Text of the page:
Her holed pair had lasted nearly 4years.She used them at home in the holidays and never took them to school as she was afraid of gossip behind her back that she had second hand market bed sheets. She was happy with her Jinja material sheets, new and locally made, even school uniform was made of Jinja.
Now in first year at university she had upgraded to the less durable but cheap cotton bed sheets from China which had flooded Kampala shops with the return of the Ugandan Asians on the high street since they had been expelled by Amin in 1972.
Gun fire sounded in the far distance, Rosa jerked, and realised she had drifted off to sleep. Her thoughts turned to the soldier she met earlier in the bar. She remembered the day the National Resistance Army (NRA) came into the town nearly three weeks ago. The single file of soldiers, matching with their guns strapped to their backs and singing. The first time she saw a woman soldier, how new and exciting that was to Uganda and she was speaking her language, Luganda.
“Where are you from?” Rosa asked
“Luwero” she replied
Most of these NRA were from Luwero, where the war had started five years ago; ‘The Luwero Triangle’.
The site of child soldiers (Kadogos) was heart breaking, and their stories of joining the NRA, as abandoned unaccompanied orphans after their villages had been burned down by government forces in the Triangle were chilling.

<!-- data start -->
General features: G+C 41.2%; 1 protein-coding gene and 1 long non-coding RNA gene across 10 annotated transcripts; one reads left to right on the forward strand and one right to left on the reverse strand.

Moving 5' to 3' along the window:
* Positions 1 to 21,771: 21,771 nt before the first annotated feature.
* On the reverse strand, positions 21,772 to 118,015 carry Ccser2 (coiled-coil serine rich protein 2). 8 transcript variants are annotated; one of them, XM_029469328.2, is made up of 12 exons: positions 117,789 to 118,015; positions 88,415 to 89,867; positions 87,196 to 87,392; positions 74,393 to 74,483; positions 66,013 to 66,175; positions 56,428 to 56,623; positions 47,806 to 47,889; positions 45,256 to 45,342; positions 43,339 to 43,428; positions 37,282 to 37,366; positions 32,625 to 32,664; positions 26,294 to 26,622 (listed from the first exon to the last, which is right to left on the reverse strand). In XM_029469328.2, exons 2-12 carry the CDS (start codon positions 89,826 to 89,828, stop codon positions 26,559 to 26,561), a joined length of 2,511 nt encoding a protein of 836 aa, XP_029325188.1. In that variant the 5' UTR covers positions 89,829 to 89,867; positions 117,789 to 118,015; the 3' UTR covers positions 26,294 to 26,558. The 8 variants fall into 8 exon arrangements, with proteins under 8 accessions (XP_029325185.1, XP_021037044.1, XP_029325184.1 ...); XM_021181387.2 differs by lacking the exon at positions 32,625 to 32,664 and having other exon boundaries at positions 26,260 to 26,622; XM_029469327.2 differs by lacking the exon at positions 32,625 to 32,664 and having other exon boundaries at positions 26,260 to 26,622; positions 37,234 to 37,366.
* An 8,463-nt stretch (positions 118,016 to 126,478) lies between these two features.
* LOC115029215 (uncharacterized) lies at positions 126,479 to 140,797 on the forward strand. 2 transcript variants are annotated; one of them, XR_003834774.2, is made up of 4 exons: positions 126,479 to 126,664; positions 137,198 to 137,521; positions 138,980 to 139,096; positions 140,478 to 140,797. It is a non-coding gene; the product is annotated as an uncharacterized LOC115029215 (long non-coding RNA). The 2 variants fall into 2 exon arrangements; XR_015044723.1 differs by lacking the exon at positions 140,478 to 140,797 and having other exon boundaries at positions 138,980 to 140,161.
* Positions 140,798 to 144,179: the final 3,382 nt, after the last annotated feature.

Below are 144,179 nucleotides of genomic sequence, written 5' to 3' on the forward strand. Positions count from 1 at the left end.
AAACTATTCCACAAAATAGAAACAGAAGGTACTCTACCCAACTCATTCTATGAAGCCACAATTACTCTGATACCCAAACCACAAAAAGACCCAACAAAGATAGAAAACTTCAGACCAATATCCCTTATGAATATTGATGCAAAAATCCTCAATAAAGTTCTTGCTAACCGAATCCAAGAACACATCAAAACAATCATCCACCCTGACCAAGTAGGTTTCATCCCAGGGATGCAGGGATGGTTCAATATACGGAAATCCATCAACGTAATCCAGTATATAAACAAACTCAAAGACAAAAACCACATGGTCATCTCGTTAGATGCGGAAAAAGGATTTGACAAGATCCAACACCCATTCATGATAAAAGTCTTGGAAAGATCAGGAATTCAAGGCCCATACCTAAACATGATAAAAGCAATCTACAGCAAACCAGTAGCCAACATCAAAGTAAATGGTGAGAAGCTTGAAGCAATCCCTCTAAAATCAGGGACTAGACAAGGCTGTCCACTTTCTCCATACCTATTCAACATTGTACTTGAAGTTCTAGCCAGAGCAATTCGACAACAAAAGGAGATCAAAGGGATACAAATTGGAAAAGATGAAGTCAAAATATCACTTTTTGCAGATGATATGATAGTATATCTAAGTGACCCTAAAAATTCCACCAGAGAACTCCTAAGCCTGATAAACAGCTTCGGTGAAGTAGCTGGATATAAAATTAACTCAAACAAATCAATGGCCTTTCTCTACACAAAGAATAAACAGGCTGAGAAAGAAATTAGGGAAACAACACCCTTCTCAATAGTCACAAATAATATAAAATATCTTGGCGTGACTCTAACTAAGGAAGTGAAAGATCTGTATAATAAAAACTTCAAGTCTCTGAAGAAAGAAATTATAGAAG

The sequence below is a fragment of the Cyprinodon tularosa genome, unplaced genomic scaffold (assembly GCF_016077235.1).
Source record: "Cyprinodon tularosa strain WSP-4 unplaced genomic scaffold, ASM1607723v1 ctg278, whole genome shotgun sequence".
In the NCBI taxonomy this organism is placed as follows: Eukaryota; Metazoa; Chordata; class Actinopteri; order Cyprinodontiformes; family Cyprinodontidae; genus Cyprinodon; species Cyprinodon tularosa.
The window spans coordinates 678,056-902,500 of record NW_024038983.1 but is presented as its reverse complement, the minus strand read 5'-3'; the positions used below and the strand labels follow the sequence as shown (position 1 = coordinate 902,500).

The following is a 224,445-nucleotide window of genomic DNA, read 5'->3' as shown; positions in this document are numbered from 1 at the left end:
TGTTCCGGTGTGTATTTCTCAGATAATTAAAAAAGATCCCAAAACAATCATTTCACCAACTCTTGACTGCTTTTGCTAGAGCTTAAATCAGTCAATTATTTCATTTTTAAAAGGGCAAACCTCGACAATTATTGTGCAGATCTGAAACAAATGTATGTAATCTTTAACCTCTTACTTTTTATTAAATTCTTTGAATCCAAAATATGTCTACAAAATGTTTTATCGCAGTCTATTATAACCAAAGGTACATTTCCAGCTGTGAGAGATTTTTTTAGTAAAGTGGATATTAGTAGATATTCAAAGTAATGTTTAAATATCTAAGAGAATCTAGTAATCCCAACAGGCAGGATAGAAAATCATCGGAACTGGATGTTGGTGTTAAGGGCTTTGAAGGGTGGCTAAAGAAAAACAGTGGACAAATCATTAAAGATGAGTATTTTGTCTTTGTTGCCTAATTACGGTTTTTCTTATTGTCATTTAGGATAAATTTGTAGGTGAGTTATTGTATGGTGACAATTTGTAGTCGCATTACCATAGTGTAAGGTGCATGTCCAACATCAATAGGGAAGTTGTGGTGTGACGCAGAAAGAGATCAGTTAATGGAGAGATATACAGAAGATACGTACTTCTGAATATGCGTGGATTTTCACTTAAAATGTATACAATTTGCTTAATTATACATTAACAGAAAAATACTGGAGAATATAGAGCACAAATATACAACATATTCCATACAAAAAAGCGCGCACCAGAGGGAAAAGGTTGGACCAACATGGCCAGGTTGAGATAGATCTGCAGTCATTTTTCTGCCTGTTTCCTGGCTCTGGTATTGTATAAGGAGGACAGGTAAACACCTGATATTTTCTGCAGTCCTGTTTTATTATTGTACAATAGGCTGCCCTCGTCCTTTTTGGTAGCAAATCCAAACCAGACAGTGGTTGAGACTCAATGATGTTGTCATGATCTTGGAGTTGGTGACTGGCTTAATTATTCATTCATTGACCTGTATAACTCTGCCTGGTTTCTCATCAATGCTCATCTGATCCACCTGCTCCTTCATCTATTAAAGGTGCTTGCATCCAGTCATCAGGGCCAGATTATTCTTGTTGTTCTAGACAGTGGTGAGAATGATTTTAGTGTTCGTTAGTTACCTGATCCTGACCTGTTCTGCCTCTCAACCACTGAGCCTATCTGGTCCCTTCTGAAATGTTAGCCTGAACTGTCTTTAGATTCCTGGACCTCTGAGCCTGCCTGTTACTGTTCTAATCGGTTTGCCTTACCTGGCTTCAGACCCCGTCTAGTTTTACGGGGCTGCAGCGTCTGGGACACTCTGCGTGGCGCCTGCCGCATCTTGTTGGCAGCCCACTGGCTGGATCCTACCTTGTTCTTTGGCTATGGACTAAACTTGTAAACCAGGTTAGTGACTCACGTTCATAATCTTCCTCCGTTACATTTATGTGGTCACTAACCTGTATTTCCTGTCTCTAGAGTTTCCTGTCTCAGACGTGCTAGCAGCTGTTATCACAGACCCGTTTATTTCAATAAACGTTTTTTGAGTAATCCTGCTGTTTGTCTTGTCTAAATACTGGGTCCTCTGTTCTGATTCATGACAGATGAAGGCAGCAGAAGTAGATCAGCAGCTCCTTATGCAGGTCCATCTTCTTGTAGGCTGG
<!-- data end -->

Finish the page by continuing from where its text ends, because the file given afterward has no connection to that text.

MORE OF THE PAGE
She felt cold as she recalled her first encounter with a child soldier who wasn’t forthcoming with information about himself. She had not bothered to ask his name because he seemed extremely angry, his face pale and eyes bloodshot. Instead she had offered him a sugar cane, Mama had just bought from Siragye, the hawker as life was beginning to get back to normal
Then there was this soldier she met earlier that day. There was something about him, he said he was not from Luwero. He was not like the others she had met before and didn’t want to see her tomorrow.
“Did he answer my last question?” Rosa spoke out loud and her words echoed through the silent night.
“No, he didn’t” she replied herself.
Her emotions were running high and she felt a headache and her forehead was sweaty.
She closed her eyes to try and get some sleep, but she couldn’t shake him off. She mulled over the events of the evening and could see his face, his smile and that pistol stuck under his belt through the darkness.
What was his name? She didn’t ask him and didn’t know why.
The soldier she served had called him Afande but that is a tittle. She still didn’t know his name.
The cock’s crow outside hit her ears, followed by the birds twittering. It was 6 am and she hadn’t slept
© Juliet Lubega (unpublished 2017)